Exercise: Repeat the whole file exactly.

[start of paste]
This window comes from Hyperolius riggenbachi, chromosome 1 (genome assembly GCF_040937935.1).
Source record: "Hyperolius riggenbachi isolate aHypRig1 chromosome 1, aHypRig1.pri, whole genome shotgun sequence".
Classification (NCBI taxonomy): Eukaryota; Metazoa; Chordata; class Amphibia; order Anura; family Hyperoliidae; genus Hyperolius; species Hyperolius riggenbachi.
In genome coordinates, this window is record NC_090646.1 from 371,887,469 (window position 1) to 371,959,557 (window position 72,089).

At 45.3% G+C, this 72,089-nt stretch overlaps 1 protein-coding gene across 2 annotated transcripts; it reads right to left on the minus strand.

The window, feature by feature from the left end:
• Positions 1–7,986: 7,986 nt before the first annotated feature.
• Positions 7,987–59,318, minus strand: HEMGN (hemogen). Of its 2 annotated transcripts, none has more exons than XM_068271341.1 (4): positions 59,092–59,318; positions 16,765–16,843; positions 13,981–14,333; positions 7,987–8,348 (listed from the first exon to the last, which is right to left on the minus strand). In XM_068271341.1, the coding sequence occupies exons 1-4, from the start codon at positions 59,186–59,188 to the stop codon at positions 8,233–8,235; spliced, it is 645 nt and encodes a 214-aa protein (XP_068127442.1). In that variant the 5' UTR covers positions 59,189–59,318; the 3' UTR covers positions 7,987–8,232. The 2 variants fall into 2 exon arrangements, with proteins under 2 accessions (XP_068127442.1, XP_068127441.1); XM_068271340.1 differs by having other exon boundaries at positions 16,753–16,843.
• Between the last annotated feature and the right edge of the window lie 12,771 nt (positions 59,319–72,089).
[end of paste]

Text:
This window comes from Hyperolius riggenbachi, chromosome 1 (genome assembly GCF_040937935.1).
Source record: "Hyperolius riggenbachi isolate aHypRig1 chromosome 1, aHypRig1.pri, whole genome shotgun sequence".
Classification (NCBI taxonomy): Eukaryota; Metazoa; Chordata; class Amphibia; order Anura; family Hyperoliidae; genus Hyperolius; species Hyperolius riggenbachi.
In genome coordinates, this window is record NC_090646.1 from 371,887,469 (window position 1) to 371,959,557 (window position 72,089).

At 45.3% G+C, this 72,089-nt stretch overlaps 1 protein-coding gene across 2 annotated transcripts; it reads right to left on the minus strand.

The window, feature by feature from the left end:
• Positions 1–7,986: 7,986 nt before the first annotated feature.
• Positions 7,987–59,318, minus strand: HEMGN (hemogen). Of its 2 annotated transcripts, none has more exons than XM_068271341.1 (4): positions 59,092–59,318; positions 16,765–16,843; positions 13,981–14,333; positions 7,987–8,348 (listed from the first exon to the last, which is right to left on the minus strand). In XM_068271341.1, the coding sequence occupies exons 1-4, from the start codon at positions 59,186–59,188 to the stop codon at positions 8,233–8,235; spliced, it is 645 nt and encodes a 214-aa protein (XP_068127442.1). In that variant the 5' UTR covers positions 59,189–59,318; the 3' UTR covers positions 7,987–8,232. The 2 variants fall into 2 exon arrangements, with proteins under 2 accessions (XP_068127442.1, XP_068127441.1); XM_068271340.1 differs by having other exon boundaries at positions 16,753–16,843.
• Between the last annotated feature and the right edge of the window lie 12,771 nt (positions 59,319–72,089).